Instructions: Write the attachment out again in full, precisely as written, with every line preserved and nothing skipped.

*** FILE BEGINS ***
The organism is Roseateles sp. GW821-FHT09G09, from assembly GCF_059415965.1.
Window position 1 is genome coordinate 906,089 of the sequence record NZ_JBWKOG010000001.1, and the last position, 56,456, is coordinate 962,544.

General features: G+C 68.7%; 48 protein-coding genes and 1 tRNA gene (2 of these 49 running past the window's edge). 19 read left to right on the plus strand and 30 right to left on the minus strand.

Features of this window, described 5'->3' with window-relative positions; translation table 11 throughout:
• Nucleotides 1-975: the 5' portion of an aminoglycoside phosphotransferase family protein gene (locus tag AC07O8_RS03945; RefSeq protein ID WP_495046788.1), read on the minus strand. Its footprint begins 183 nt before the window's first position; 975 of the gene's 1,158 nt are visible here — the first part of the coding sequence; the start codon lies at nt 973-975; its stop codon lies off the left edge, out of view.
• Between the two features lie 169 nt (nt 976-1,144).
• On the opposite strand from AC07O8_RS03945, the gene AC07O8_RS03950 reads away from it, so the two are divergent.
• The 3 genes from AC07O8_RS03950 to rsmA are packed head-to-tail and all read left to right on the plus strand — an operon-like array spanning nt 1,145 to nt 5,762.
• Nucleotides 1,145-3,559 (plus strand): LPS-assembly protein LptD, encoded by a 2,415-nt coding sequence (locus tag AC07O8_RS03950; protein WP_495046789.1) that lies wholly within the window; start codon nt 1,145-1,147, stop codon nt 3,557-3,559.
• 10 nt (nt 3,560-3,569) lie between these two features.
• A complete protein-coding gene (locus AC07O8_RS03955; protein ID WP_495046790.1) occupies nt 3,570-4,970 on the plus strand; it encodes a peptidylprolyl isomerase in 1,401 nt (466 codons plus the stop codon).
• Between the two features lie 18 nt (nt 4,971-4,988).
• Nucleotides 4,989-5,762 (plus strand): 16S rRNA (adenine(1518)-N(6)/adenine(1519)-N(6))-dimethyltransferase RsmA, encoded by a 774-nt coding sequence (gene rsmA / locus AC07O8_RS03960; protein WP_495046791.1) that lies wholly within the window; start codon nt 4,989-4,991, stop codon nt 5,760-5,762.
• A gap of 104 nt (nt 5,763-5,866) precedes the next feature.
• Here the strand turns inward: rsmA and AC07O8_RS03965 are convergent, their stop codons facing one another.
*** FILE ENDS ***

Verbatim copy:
The organism is Roseateles sp. GW821-FHT09G09, from assembly GCF_059415965.1.
Window position 1 is genome coordinate 906,089 of the sequence record NZ_JBWKOG010000001.1, and the last position, 56,456, is coordinate 962,544.

General features: G+C 68.7%; 48 protein-coding genes and 1 tRNA gene (2 of these 49 running past the window's edge). 19 read left to right on the plus strand and 30 right to left on the minus strand.

Features of this window, described 5'->3' with window-relative positions; translation table 11 throughout:
• Nucleotides 1-975: the 5' portion of an aminoglycoside phosphotransferase family protein gene (locus tag AC07O8_RS03945; RefSeq protein ID WP_495046788.1), read on the minus strand. Its footprint begins 183 nt before the window's first position; 975 of the gene's 1,158 nt are visible here — the first part of the coding sequence; the start codon lies at nt 973-975; its stop codon lies off the left edge, out of view.
• Between the two features lie 169 nt (nt 976-1,144).
• On the opposite strand from AC07O8_RS03945, the gene AC07O8_RS03950 reads away from it, so the two are divergent.
• The 3 genes from AC07O8_RS03950 to rsmA are packed head-to-tail and all read left to right on the plus strand — an operon-like array spanning nt 1,145 to nt 5,762.
• Nucleotides 1,145-3,559 (plus strand): LPS-assembly protein LptD, encoded by a 2,415-nt coding sequence (locus tag AC07O8_RS03950; protein WP_495046789.1) that lies wholly within the window; start codon nt 1,145-1,147, stop codon nt 3,557-3,559.
• 10 nt (nt 3,560-3,569) lie between these two features.
• A complete protein-coding gene (locus AC07O8_RS03955; protein ID WP_495046790.1) occupies nt 3,570-4,970 on the plus strand; it encodes a peptidylprolyl isomerase in 1,401 nt (466 codons plus the stop codon).
• Between the two features lie 18 nt (nt 4,971-4,988).
• Nucleotides 4,989-5,762 (plus strand): 16S rRNA (adenine(1518)-N(6)/adenine(1519)-N(6))-dimethyltransferase RsmA, encoded by a 774-nt coding sequence (gene rsmA / locus AC07O8_RS03960; protein WP_495046791.1) that lies wholly within the window; start codon nt 4,989-4,991, stop codon nt 5,760-5,762.
• A gap of 104 nt (nt 5,763-5,866) precedes the next feature.
• Here the strand turns inward: rsmA and AC07O8_RS03965 are convergent, their stop codons facing one another.